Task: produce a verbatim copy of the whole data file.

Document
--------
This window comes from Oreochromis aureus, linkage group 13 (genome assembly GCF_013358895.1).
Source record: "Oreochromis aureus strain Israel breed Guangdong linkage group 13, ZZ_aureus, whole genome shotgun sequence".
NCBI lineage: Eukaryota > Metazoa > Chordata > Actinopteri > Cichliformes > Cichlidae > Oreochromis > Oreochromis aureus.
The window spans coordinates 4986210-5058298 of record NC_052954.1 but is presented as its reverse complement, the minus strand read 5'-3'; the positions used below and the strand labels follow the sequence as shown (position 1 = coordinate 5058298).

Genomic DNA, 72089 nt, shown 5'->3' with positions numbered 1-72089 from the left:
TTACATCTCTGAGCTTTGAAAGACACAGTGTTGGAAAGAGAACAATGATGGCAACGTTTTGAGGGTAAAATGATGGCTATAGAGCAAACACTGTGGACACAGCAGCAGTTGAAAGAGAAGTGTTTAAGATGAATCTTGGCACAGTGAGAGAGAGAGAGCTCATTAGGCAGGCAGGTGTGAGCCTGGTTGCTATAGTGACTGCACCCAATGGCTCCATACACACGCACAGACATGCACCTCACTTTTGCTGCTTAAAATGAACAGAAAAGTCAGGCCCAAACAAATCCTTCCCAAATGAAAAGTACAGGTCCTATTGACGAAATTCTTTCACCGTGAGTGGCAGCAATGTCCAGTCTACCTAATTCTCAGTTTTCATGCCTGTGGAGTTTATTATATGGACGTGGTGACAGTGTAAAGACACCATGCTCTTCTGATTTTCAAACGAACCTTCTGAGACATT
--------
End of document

This window comes from Oreochromis aureus, linkage group 13 (genome assembly GCF_013358895.1).
Source record: "Oreochromis aureus strain Israel breed Guangdong linkage group 13, ZZ_aureus, whole genome shotgun sequence".
NCBI lineage: Eukaryota > Metazoa > Chordata > Actinopteri > Cichliformes > Cichlidae > Oreochromis > Oreochromis aureus.
The window spans coordinates 4986210-5058298 of record NC_052954.1 but is presented as its reverse complement, the minus strand read 5'-3'; the positions used below and the strand labels follow the sequence as shown (position 1 = coordinate 5058298).

Genomic DNA, 72089 nt, shown 5'->3' with positions numbered 1-72089 from the left:
TTACATCTCTGAGCTTTGAAAGACACAGTGTTGGAAAGAGAACAATGATGGCAACGTTTTGAGGGTAAAATGATGGCTATAGAGCAAACACTGTGGACACAGCAGCAGTTGAAAGAGAAGTGTTTAAGATGAATCTTGGCACAGTGAGAGAGAGAGAGCTCATTAGGCAGGCAGGTGTGAGCCTGGTTGCTATAGTGACTGCACCCAATGGCTCCATACACACGCACAGACATGCACCTCACTTTTGCTGCTTAAAATGAACAGAAAAGTCAGGCCCAAACAAATCCTTCCCAAATGAAAAGTACAGGTCCTATTGACGAAATTCTTTCACCGTGAGTGGCAGCAATGTCCAGTCTACCTAATTCTCAGTTTTCATGCCTGTGGAGTTTATTATATGGACGTGGTGACAGTGTAAAGACACCATGCTCTTCTGATTTTCAAACGAACCTTCTGAGACATT